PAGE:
In contrast, says Adams, systems are flexible, leaving you wide open for new and better ways of doing things. “A system, performed daily, is moving you from a place with low odds to a place with better odds.”

Adams concedes, goals aren’t completely off the table. Goals are useful in “simple” situations that are “narrow, simplistic and have predictable pursuits.” They’re ok for short tasks with a clear purpose.

Two examples of different goals would be an “ok goal,” which would be entering a contest, while a “great goal” is to win. “It’s simple, it’s near term, it’s manageable.” Nonetheless, for success, goals are terrible for long-term endeavors like personal health and career success goals.

So are goals for losers? Adams says goals are psychological. If you haven’t reached your goal, you could be in a perpetual state of frustration and disappointment, possibly feeling like a failure.

Goals proceed with blinders on, expecting certain results at the end of weeks, months or years. Then once you’ve achieved that goal, what are you prepared for? Whereas systems are skill-based that add up, and can serve you on future projects.

“Never settle for average.” – Steve Jobs

Talent Stacking for Success

Talent stacking is the process of increasing your personal value by “layering together several mediocre skills” until you have something unique.

Although Adams says most of his undertakings can be considered failures from the standpoint of goals, they’re actually successes from the standpoint of systems. Gaining transferable skills has allowed him to achieve success in the long run.

In a Wall Street Journal interview, Adams shares how he stacked his talents of “mediocre artist, an ok writer, somewhat humorous, and some business knowledge” to create the wildly successful comic strip Dilbert (seen online in 2,000 newspapers, 65 countries in 25 languages) and substantial economic value.

Previously we outlined the four principles of success. Here, we add talent stacking, allowing you to capitalize on the array of opportunities that come your way. Adams recommends choosing to acquire ‘talents’ that build assets you can apply to future projects.

The assets you build will lead you down the path of eventual success over time. In today’s fast-paced world, Adams feels we’d all benefit from adding t­he following skills to your main talent:

  • public speaking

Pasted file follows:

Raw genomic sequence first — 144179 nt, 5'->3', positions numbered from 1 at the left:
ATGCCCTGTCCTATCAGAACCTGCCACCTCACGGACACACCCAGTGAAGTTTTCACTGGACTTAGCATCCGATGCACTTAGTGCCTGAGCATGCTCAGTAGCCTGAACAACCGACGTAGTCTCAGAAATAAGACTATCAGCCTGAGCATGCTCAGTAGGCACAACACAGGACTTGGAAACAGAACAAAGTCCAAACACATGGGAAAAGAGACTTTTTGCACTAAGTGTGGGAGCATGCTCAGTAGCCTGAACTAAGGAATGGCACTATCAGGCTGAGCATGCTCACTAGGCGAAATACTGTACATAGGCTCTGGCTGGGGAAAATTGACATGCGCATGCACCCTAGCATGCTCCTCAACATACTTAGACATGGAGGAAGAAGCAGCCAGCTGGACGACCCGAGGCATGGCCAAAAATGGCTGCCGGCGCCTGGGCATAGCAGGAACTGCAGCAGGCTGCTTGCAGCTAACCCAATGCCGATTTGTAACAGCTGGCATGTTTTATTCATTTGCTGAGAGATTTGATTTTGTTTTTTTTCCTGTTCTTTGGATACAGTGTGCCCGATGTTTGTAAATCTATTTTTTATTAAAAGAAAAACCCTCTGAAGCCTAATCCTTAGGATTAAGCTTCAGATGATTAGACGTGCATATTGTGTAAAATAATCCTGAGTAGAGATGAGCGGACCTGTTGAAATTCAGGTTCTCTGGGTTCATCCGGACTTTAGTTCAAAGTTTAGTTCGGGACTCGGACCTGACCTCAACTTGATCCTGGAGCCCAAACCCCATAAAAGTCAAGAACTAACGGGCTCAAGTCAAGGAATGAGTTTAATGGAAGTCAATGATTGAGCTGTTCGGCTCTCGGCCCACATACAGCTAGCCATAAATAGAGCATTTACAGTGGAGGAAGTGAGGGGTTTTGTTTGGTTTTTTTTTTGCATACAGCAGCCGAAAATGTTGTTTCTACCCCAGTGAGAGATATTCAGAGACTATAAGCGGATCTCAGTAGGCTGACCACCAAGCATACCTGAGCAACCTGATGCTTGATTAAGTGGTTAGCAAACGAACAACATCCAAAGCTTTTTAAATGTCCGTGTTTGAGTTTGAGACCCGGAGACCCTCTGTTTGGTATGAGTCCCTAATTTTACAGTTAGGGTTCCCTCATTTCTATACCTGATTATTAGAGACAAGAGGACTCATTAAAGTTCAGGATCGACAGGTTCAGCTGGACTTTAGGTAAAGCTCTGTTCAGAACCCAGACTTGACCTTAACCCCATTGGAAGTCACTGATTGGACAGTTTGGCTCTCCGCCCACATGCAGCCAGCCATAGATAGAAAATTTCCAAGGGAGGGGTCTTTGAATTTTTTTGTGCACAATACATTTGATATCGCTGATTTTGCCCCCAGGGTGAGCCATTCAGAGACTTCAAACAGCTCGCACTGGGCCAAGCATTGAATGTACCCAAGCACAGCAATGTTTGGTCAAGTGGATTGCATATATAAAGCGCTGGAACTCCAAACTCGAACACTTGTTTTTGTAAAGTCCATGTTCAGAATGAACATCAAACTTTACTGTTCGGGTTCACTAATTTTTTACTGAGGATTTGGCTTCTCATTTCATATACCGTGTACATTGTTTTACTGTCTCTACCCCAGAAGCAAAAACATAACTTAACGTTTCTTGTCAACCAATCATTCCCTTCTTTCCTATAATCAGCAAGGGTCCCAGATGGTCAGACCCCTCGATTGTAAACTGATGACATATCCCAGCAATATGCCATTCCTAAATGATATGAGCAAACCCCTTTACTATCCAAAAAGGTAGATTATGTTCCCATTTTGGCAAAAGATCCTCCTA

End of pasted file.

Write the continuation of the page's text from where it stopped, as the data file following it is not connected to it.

• persuasion (to understand psychology)
  • some business sense
  • some technology sense

Adams recommends to not worry about the end result. Focus on daily execution and over time, there will be a payday.

Passion will follow

Ask a billionaire what’s the most important element to success and he’ll likely say “passion.” Adams disagrees. He says someone’s passion may not be realistic. In addition, he feels you can develop passion with success.

Adams’ observation is that people who have a good business plan probably do well. As things start working, and you start making money, suddenly passion appears!

The crossroads of luck

Adams believes the flexibility of systems increases your odds of luck finding you. By adding to your talent stack, more opportunities cross your path, with success following close behind.

There are many kids today with better programming skills than Bill Gates had. Yet, Gates was born in a time in history where he had access to computers when other people didn’t, and that luck has made him billions and billions of dollars. Adams says go where the luck is, tune yourself into the vibration of luck and increase the chances you’ll get it.

“Success is luck multiplied by the skills you obtain” – Scott Adams

So there you have it, systems are better if you have a complicated situation and a long time frame. Goals are fine if you have a simple situation and a short time frame.

The thread that ties this highly recommended book together is that if you develop good systems and follow them daily, then your efforts eventually overlap with luck.

What do you think about goals now? Looking forward to hearing from you in the comments area below.